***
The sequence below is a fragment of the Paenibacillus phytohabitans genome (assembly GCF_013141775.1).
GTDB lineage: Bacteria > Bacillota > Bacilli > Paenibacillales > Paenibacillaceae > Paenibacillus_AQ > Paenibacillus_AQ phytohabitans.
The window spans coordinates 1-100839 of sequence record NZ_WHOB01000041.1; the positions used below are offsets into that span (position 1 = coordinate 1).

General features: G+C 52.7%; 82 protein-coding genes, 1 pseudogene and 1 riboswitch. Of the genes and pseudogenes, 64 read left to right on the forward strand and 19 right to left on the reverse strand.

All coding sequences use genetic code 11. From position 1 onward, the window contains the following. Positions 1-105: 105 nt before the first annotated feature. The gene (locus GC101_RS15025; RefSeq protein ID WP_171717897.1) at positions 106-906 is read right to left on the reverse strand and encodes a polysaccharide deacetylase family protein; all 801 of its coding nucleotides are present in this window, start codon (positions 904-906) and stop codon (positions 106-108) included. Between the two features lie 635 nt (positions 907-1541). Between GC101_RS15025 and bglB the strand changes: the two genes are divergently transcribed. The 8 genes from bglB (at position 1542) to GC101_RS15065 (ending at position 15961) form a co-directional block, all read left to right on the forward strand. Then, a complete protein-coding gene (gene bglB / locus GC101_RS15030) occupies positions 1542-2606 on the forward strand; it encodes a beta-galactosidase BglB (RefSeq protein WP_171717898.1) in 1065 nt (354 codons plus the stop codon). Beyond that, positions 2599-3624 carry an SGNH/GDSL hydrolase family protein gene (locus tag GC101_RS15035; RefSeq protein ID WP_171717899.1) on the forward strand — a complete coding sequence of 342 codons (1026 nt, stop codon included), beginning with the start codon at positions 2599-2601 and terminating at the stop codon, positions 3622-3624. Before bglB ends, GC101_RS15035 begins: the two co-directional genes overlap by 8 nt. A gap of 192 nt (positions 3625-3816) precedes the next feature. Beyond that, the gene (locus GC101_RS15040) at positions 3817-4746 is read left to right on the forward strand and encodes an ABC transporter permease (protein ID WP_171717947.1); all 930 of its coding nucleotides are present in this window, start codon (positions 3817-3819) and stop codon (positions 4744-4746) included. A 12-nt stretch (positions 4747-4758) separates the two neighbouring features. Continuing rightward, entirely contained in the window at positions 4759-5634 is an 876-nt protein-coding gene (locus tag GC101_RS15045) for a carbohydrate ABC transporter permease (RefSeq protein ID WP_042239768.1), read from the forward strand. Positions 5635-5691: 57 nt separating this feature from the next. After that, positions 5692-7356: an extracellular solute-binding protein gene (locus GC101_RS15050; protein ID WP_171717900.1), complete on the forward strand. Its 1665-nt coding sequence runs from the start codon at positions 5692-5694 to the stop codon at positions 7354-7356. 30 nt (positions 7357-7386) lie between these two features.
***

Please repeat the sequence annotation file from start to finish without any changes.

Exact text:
The sequence below is a fragment of the Paenibacillus phytohabitans genome (assembly GCF_013141775.1).
GTDB lineage: Bacteria > Bacillota > Bacilli > Paenibacillales > Paenibacillaceae > Paenibacillus_AQ > Paenibacillus_AQ phytohabitans.
The window spans coordinates 1-100839 of sequence record NZ_WHOB01000041.1; the positions used below are offsets into that span (position 1 = coordinate 1).

General features: G+C 52.7%; 82 protein-coding genes, 1 pseudogene and 1 riboswitch. Of the genes and pseudogenes, 64 read left to right on the forward strand and 19 right to left on the reverse strand.

All coding sequences use genetic code 11. From position 1 onward, the window contains the following. Positions 1-105: 105 nt before the first annotated feature. The gene (locus GC101_RS15025; RefSeq protein ID WP_171717897.1) at positions 106-906 is read right to left on the reverse strand and encodes a polysaccharide deacetylase family protein; all 801 of its coding nucleotides are present in this window, start codon (positions 904-906) and stop codon (positions 106-108) included. Between the two features lie 635 nt (positions 907-1541). Between GC101_RS15025 and bglB the strand changes: the two genes are divergently transcribed. The 8 genes from bglB (at position 1542) to GC101_RS15065 (ending at position 15961) form a co-directional block, all read left to right on the forward strand. Then, a complete protein-coding gene (gene bglB / locus GC101_RS15030) occupies positions 1542-2606 on the forward strand; it encodes a beta-galactosidase BglB (RefSeq protein WP_171717898.1) in 1065 nt (354 codons plus the stop codon). Beyond that, positions 2599-3624 carry an SGNH/GDSL hydrolase family protein gene (locus tag GC101_RS15035; RefSeq protein ID WP_171717899.1) on the forward strand — a complete coding sequence of 342 codons (1026 nt, stop codon included), beginning with the start codon at positions 2599-2601 and terminating at the stop codon, positions 3622-3624. Before bglB ends, GC101_RS15035 begins: the two co-directional genes overlap by 8 nt. A gap of 192 nt (positions 3625-3816) precedes the next feature. Beyond that, the gene (locus GC101_RS15040) at positions 3817-4746 is read left to right on the forward strand and encodes an ABC transporter permease (protein ID WP_171717947.1); all 930 of its coding nucleotides are present in this window, start codon (positions 3817-3819) and stop codon (positions 4744-4746) included. A 12-nt stretch (positions 4747-4758) separates the two neighbouring features. Continuing rightward, entirely contained in the window at positions 4759-5634 is an 876-nt protein-coding gene (locus tag GC101_RS15045) for a carbohydrate ABC transporter permease (RefSeq protein ID WP_042239768.1), read from the forward strand. Positions 5635-5691: 57 nt separating this feature from the next. After that, positions 5692-7356: an extracellular solute-binding protein gene (locus GC101_RS15050; protein ID WP_171717900.1), complete on the forward strand. Its 1665-nt coding sequence runs from the start codon at positions 5692-5694 to the stop codon at positions 7354-7356. 30 nt (positions 7357-7386) lie between these two features.